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Strategic planning for instream flow restoration: a case study of potential climate change impacts in the central Columbia River basin

Authors

  • Erin E. Donley,

    Corresponding author
    • School of Aquatic and Fishery Sciences, University of Washington, Seattle, WA, USA
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  • Robert J. Naiman,

    1. School of Aquatic and Fishery Sciences, University of Washington, Seattle, WA, USA
    2. CENRM, University of Western Australia, Albany, WA, Australia
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  • Mathieu D. Marineau

    1. Department of Civil and Environmental Engineering, University of Washington, Seattle, WA, USA
    Current affiliation:
    1. United States Geological Survey, California Water Science Center, Sacramento, CA, USA
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Correspondence: Erin E. Donley, United States Department of Agriculture, Agricultural Research Service, Western Regional Research Center, Exotic and, Invasive Weeds Unit. 800 Buchanan Street Albany, CA 94710, tel. + 510 847 8573, fax + 510 559 5737, e-mail: erin.donley@ars.usda.gov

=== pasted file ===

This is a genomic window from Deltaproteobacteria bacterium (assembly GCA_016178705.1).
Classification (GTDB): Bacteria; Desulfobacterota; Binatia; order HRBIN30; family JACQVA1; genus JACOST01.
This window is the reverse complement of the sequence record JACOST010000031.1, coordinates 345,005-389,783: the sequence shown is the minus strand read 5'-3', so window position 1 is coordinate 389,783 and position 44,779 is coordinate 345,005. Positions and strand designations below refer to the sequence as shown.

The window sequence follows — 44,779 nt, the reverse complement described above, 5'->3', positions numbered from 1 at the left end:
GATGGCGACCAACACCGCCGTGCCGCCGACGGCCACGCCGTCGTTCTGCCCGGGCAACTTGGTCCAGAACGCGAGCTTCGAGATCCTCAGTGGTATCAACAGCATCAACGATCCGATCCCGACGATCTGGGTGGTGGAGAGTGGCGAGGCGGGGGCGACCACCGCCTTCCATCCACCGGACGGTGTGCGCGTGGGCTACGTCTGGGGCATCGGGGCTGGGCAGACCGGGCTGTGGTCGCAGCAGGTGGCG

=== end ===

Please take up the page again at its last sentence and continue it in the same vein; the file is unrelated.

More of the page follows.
Abstract

We provide a case study prioritizing instream flow restoration activities by sub-basin according to the habitat needs of Endangered Species Act (ESA)-listed salmonids relative to climate change in the central Columbia River basin in Washington State (USA). The objective is to employ scenario analysis to inform and improve existing instream flow restoration projects. We assess the sensitivity of late summer (July, August, and September) flows to the following scenario simulations – singly or in combination: climate change, changes in the quantity of water used for irrigation and possible changes to existing water resource policy. Flows for four sub-basins were modeled using the Water Evaluation and Planning system (WEAP) under historical and projected conditions of 2020 and 2040 for each scenario. Results indicate that Yakima will be the most flow-limited sub-basin with average reductions in streamflow of 41% under climate conditions of 2020 and 56% under 2040 conditions; 1.3–2.5 times greater than those of other sub-basins. In addition, irrigation plays a key role in the hydrology of the Yakima sub-basin – with flow reductions ranging from 78% to 90% under severe to extreme (i.e., 20–40%) increases in agricultural water use (2.0–4.4 times the reductions in the other sub-basins). The Yakima and Okanogan sub-basins are the most responsive to simulations of flow-bolstering policy change (providing salmon with first priority water allocation and at biologically relevant flows), as demonstrated by 91–100% target flows attained. The Wenatchee and Methow sub-basins do not exhibit similar responsiveness to simulated policy changes. Considering climate change only, we conclude that flow restoration should be prioritized first in the Yakima and Wenatchee sub-basins, and second in the Okanogan and Methow. Considering both climate change and possible policy changes, we recommend that the Yakima sub-basin receive the highest priority for flow restoration activities to sustain critical instream habitat for ESA-listed salmonids.

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